Image: Sleeping Hermaphroditus, Louvre; Roman copy of a Hellenistic original. Source
I have a feeling that most of the mistakes I make in French and German have to do with not knowing or not remembering the gender of a noun, and thus the associated changes that have to be made in articles and adjectives.
I think that underlying my continued failure is a certain stubborn resistance to being forced to care about the so-called “gender” of things (shoes, houses, trees) and ideas (peace, intelligence, reality) for which gender is completely irrelevant. In English, we don’t bother with such trivialities, and get by just fine with only one version of the word “the.” Having three versions as in French is bad enough, but why a language would need to sprout eight+ varieties, as in German, is beyond me.
This shows no sign of changing, alas, but other rules which have to do with human beings, for whom gender is not merely an abstract concept, are in flux. When I first started learning French and traveled to France in my late teens, we were taught to use the masculine form for a plural group of mixed gender. Simple, if somewhat sexist.
Now, upon moving to Europe, I find that everything in which both men and women might possibly be involved has to be expressed twice, with both masculine and feminine forms, to include everyone. Bienvenue à toutes et à tous!
The inclusivity is nice, but the language is so clumsy and longwinded. Couldn’t we come up with a better solution?
English does not have this particular problem with unspecified mixed groups, but it does have a problem with singular human beings. It’s clear that we need to be wary of privileging one gender over another, and to honor the experience of gender fluidity, not being so fixed and rigid in our binary concept of the human being. That means making some changes in how we speak.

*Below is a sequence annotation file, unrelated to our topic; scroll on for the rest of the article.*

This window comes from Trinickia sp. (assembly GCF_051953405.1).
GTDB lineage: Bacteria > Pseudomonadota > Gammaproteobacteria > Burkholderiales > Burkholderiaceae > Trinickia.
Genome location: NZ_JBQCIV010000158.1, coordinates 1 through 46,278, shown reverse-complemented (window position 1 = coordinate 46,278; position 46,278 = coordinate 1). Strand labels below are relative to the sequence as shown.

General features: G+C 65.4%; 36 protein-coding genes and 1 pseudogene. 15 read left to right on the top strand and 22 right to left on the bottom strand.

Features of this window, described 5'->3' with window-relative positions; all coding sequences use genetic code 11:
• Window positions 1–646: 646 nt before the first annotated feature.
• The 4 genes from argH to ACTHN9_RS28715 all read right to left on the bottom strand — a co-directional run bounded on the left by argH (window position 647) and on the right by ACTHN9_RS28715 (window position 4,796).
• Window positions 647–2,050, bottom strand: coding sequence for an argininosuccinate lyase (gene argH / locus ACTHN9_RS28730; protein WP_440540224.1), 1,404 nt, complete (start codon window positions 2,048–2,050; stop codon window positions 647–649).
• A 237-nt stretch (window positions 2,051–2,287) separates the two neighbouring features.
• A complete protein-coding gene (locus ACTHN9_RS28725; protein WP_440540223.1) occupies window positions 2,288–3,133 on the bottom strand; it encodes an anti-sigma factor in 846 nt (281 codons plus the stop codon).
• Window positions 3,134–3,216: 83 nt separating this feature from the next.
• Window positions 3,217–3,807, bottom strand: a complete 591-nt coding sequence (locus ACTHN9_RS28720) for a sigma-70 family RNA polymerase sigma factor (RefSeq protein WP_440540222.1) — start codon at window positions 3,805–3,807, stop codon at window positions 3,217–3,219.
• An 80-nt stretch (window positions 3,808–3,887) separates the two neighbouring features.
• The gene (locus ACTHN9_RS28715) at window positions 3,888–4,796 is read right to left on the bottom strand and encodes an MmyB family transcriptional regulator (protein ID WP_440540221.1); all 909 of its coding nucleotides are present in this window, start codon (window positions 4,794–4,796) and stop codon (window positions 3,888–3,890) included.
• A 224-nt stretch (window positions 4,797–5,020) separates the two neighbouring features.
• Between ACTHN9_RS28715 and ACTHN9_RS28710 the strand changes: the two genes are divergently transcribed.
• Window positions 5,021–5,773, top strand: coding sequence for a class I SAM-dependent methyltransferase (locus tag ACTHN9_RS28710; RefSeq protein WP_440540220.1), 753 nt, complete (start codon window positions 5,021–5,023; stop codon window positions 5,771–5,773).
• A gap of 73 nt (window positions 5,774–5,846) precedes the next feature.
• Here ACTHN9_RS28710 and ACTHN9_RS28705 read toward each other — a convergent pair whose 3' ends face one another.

But the emergent solution of the “singular they” is one that makes me cringe. It just sounds so odd to me to refer to a single person with “they are.” But I suppose I’ll get used to it. I’m not an ultra-purist who thinks that there is a version of language that must be set in stone as “correct.” Language develops as people use it and create new accepted meanings, and this is one that is being created right now.
It’s that “are” which creates the clash for me, even though the same thing must have happened long ago when English lost the separate singular form for “you.” To say “you are” and mean one person, doesn’t feel strange to me, of course — though in German and French this is another complication, along with the formal form that we also thankfully shed at some point.
Wouldn’t it be lovely if our language had masculine and feminine pronouns with a simple vowel change (e.g. hob, heb) and if we could add a third, gender neutral pronoun (hab?) to these, keeping the clarity of the singular verb?
Eventually, the way we are going, maybe the third-person singular verb will be eliminated in English and we won’t have to conjugate verbs at all. Will it provide a welcome freedom from outdated concepts? Or will it make for more confusing sentences and less clarity of thought? We’ll find out.
What do you think about gender in languages and the changes we’re seeing now? Do you know of another language that has a different solution for gender neutrality?